Even worse is claiming that slavery and Jim Crow laws are still alive and promoted by the Republican Party (of course, this only proves my statement above that it is the Democrats who use racial division to their advantage). What does Wisconsin have to do with that? Yes, people voted Republican governor in there but based on economy and dislike for “progressivism.” If Democrats do not like that, they should find other argument instead of racism accusations. And that is what the middle working class sees: that Democrats abandoned them in a pursuit of progressive ideas not working in the real world.

    Yes, liberals accepted their complicity in racism… so now they just continue the policies of preventing minorities from succeeding, just by other means…. Conservatives believe that ALL people can move forward if they work hard while liberals do not trust minorities to do so…

    Mr. Brandon, what does Uncle Tom have to do with this?

    • Submitted by Paul Brandon on 12/08/2014 - 10:32 am.

      Acknowledging the underlying racism

      involved in a black choosing to side with a white power structure built on the labor of blacks.
      That’s why ‘Uncle Tom’ is a pejorative term for most blacks.

      Your basic logic is that there is something inherently racist about identifying the racism shown by others.
      And that helping others is holding them back.
      This claim is supported by ideology, not by fact.
      Orwell lives.

      And on the topic of whether progressive ideas work in the real world:
      our economy has reached levels not seen for at least six years, and GDP is continuing to increase, as is employment.
      Admittedly Democratic policies have been much less ‘progressive’ than they might have been (the stimulus was much too small), but recent history is hardly evidence that it doesn’t work.

    • Submitted by Jon Kingstad on 12/08/2014 - 09:32 am.

      Southern strategy and Solid South

      It’s hardly disingenuous to bring an established fact: that the Republican Party deliberately used racial divisions to gain votes and a stronghold and turn the Solid South, solidly Republican.

      This strategy was used by the Republican Party in Wisconsin and is working with Wisconsin adopting the same failed governance policies of the Solid South. People may have voted for him but it was not because of successful economic policies. Wisconsin’s economy is still in a recession while Minnesota’s adopting progressive policies is succeeding. The middle class has been conned and the polarization by and through the Republican Party is part of the explanation why white middle class voters turn Republican there, voting against their own class interests.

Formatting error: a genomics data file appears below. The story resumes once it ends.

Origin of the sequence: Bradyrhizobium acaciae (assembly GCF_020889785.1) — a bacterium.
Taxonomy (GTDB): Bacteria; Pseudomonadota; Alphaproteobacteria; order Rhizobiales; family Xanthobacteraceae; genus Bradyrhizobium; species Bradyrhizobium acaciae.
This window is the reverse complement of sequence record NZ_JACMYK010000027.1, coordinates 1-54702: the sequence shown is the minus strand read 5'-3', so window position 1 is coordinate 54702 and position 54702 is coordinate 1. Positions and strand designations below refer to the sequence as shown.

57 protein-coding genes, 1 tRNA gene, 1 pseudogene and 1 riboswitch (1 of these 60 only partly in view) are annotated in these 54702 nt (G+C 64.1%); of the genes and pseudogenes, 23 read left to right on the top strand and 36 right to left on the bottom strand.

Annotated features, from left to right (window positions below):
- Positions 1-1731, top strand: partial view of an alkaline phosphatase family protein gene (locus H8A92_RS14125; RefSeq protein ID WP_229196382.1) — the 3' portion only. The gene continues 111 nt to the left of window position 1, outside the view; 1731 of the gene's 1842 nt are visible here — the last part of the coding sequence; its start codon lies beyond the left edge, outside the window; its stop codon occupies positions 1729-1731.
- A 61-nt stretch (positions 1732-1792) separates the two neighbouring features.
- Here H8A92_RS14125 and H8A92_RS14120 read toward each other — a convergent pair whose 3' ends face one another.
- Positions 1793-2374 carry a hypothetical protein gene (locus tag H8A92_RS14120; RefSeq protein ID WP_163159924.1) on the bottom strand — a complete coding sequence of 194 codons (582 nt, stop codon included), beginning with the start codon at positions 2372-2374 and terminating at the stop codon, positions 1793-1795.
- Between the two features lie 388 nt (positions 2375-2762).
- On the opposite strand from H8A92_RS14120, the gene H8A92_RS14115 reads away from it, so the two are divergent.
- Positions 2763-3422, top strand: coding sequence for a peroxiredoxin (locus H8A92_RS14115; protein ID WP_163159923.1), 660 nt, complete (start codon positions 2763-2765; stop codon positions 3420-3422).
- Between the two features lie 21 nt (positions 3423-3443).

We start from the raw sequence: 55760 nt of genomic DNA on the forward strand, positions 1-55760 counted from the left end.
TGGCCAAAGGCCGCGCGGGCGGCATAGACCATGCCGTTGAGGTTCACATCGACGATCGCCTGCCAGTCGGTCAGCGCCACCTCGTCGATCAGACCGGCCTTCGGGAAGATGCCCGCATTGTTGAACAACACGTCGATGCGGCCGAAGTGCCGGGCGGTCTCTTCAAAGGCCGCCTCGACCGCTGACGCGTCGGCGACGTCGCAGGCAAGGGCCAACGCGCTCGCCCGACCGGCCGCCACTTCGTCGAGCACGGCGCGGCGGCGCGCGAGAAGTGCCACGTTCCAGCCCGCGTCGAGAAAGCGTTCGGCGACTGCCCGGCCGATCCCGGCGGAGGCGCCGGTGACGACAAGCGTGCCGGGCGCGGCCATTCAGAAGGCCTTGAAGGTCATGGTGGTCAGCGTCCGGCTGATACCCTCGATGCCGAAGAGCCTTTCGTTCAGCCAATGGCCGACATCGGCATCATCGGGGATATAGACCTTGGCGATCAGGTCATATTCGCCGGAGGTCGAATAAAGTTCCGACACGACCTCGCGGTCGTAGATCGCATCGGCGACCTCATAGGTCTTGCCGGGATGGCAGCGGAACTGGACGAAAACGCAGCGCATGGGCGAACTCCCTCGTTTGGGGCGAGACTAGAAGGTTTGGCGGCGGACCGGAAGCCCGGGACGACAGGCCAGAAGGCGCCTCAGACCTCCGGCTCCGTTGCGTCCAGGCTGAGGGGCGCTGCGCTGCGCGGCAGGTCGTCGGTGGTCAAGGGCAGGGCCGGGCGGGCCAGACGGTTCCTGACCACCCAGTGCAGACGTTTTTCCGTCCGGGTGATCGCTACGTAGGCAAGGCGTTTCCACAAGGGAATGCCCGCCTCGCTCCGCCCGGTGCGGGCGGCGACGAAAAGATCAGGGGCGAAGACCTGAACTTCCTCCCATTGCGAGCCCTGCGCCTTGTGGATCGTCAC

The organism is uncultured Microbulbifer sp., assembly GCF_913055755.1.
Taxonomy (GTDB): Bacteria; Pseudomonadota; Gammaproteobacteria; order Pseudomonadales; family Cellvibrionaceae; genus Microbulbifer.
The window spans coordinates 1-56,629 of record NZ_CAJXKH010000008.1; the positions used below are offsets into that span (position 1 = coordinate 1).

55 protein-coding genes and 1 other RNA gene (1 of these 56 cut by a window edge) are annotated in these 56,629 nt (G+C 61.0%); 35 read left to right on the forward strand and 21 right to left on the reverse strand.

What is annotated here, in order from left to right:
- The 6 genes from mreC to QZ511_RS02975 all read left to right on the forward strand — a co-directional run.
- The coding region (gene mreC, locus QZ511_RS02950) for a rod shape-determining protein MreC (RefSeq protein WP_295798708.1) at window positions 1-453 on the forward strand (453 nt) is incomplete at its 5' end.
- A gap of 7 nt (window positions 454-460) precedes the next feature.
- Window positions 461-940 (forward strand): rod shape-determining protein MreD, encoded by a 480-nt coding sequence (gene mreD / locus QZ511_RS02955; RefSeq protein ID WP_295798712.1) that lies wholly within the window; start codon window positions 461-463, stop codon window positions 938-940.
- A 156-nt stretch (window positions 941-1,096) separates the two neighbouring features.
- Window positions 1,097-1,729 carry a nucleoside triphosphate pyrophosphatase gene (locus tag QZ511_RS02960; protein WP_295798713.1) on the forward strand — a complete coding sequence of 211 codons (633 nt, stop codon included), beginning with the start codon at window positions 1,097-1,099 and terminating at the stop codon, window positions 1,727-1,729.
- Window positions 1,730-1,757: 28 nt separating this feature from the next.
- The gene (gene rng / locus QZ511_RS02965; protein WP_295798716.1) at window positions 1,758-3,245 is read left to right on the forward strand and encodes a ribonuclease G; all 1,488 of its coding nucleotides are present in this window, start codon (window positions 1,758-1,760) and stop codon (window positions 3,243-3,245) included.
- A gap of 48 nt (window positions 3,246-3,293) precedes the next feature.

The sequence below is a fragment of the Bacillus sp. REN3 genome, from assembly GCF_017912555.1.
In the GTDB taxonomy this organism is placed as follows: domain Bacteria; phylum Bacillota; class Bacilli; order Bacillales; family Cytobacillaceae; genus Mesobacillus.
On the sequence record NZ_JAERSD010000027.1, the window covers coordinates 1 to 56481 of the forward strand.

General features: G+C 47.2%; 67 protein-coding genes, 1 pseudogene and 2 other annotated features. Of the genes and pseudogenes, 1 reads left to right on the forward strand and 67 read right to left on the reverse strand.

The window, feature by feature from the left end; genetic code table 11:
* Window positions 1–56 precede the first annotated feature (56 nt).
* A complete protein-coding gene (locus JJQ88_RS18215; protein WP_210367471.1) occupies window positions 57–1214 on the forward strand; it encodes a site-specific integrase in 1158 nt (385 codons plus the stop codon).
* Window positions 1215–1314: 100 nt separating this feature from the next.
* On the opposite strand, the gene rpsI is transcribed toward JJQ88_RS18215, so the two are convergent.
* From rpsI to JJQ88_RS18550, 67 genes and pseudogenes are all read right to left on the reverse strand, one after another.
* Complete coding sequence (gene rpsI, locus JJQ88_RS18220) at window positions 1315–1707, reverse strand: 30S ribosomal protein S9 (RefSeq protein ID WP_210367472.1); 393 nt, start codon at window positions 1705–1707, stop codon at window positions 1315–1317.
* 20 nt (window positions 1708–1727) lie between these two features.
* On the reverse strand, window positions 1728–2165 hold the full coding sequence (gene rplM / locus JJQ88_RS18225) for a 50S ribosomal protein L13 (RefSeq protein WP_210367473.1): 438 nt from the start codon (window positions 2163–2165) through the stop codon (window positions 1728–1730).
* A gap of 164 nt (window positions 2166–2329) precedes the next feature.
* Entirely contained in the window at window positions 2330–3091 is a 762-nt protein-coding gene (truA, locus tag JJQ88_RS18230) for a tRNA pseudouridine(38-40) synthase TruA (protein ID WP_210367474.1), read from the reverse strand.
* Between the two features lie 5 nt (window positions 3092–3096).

9. Submitted by Ilya Gutman on 12/08/2014 - 08:56 pm.

    Real racism

    Mr. Brandon, are you saying that all blacks who vote for Republicans and those who are elected on Republican platform are siding with the white power structure either because they are stupid or seek their own interests? That would be a strong statement and very VERY racist…

    No there is no racism in identifying racism when it exists. It is racist to push the ideology which claims that all minorities’ problems are the whites’ fault – it is paternalistic and totally unreasonable. Why do some minorities succeed and some do not? It is a good question to think of… So helping others is great; helping others to the point that you don’t believe in them is bad – just read any parental books.

    Mr. Kingstad, will you please support your claims about Wisconsin? And it is by the way not that behind considering that it had had Democratic leadership for very long time while Minnesota had had Republican leadership for a while… Democrats like blaming Bush for what is happening now but in this case they cut off what was happening four years ago. And in general, the country is doing better now because of low oil prices and lower spending – both thanks to Republicans.

  10. Submitted by Frank Barnett on 12/09/2014 - 09:17 pm.

    TVA reference above

    You all must surely have forgotten the TVA “electrification of the south” was to use the electricity surpluses available after gaseous diffusion took over from the calutron method of uranium enrichment for atomic bomb production.

    Oh wait, I forgot we intellectually oppressed hicks aren’t supposed to know about those things.

    Ever wonder why so many civil war union soldiers were from Indiana? Couldn’t have been the 300$ for signing up (approximately 22000USD today). Confusing for a state of copperheads to fight for the union.

    Race, money, class warfare, deception, obfuscation it never ends.

    Hate to run out now but I have a Moon Pie and a Grape NeHi waiting.